© 2013 A Beer Glass Collector
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As you can see from all the pictures, the design of the stamps varied from inspector to inspector until total standardisation arrived in 1964 when the stamp became simply crown plus number. For the first time in nearly 300 years the monarch’s title disappeared and now the crown has gone too.
Your handy guide to verification stamps:
Inspector’s # 490 Bristol City
Inspector’s # 19 Derbyshire
VR+ crown designs + number
ER+ crown designs + number
GR+ crown designs + number (no distinction)
EIIR + crown + number
Crown + year + number
Crown + number
The first attempt to verify the contents of drinking vessels with a stamp was from 1699 onwards. Before 1824 there were regional variations on what constituted a pint but the imperial pint of 20 fluid ounces became the standard from 1824. Pint, half pint or quarter pint (gill) tankards had to be filled with a measured amount of water by the Weights and Measures Inspectorate and verified with a stamp.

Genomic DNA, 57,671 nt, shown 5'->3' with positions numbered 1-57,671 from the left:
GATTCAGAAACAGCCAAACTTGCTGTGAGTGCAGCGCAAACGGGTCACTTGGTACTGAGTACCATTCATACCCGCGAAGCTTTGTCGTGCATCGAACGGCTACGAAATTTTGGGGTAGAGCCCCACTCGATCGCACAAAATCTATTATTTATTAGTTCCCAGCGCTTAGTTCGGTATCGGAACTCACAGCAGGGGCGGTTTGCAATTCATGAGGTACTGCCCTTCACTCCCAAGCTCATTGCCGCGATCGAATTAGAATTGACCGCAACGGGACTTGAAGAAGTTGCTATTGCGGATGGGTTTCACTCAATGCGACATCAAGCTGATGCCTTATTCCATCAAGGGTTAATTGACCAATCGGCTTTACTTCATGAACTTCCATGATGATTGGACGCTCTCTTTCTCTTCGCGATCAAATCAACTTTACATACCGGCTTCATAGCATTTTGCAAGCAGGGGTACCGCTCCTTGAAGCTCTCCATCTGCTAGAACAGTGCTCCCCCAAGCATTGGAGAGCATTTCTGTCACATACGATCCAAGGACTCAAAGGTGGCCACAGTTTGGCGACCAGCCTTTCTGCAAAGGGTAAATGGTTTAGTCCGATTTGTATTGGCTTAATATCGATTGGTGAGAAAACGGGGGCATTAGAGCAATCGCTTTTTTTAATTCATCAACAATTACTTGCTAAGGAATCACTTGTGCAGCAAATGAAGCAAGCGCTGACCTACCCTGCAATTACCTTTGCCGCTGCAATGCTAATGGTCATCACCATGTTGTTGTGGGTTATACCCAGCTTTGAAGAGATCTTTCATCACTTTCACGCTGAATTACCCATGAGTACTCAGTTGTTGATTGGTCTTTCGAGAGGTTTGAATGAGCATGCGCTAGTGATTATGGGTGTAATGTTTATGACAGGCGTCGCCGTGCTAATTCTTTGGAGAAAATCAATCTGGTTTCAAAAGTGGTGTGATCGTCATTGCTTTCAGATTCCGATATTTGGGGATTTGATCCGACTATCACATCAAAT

In January 1879 the Board of Trade issued a circular to all Borough and County authorities urging them to adopt a uniform design of verification stamp”…with only variation of number or mark…as shall be sufficient to distinguish each Inspector’s district.”
In 1907 the regulations specified that a verification mark must
“…be etched or sandblasted beneath or near the denomination outside the measure.”
It is with great thanks to Phil (firstname.lastname@example.org) who has found that the Verification site has moved.
To see the complete archive of Inspector’s numbers with Crown prior to 2006 click: Beer Stamps
King Edward VII Pottery Mug
Queen Victoria Quart Jug